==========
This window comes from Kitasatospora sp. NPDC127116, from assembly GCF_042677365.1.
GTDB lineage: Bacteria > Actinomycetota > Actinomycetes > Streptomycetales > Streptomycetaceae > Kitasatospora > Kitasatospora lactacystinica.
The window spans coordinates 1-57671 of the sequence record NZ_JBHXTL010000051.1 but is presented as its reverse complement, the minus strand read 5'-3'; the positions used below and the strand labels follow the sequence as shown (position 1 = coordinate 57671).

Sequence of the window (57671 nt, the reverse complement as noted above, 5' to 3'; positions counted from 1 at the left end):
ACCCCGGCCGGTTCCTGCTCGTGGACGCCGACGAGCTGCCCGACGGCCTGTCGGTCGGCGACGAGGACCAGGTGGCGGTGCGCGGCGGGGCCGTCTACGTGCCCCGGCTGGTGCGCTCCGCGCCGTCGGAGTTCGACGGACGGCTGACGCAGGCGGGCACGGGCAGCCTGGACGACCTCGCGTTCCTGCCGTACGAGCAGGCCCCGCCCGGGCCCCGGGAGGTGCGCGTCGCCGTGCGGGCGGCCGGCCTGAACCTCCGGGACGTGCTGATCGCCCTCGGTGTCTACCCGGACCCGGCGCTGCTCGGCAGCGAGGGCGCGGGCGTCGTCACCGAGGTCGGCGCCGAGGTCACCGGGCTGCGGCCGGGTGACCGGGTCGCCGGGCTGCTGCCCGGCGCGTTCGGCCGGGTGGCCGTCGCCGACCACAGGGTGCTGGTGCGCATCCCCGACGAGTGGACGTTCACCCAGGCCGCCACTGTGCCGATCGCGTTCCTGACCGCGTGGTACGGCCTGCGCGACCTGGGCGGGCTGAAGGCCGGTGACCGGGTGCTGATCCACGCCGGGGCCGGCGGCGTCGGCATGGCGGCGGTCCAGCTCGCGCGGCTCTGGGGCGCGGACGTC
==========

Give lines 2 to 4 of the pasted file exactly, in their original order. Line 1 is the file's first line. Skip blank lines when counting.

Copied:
GTDB lineage: Bacteria > Actinomycetota > Actinomycetes > Streptomycetales > Streptomycetaceae > Kitasatospora > Kitasatospora lactacystinica.
The window spans coordinates 1-57671 of the sequence record NZ_JBHXTL010000051.1 but is presented as its reverse complement, the minus strand read 5'-3'; the positions used below and the strand labels follow the sequence as shown (position 1 = coordinate 57671).

Sequence of the window (57671 nt, the reverse complement as noted above, 5' to 3'; positions counted from 1 at the left end):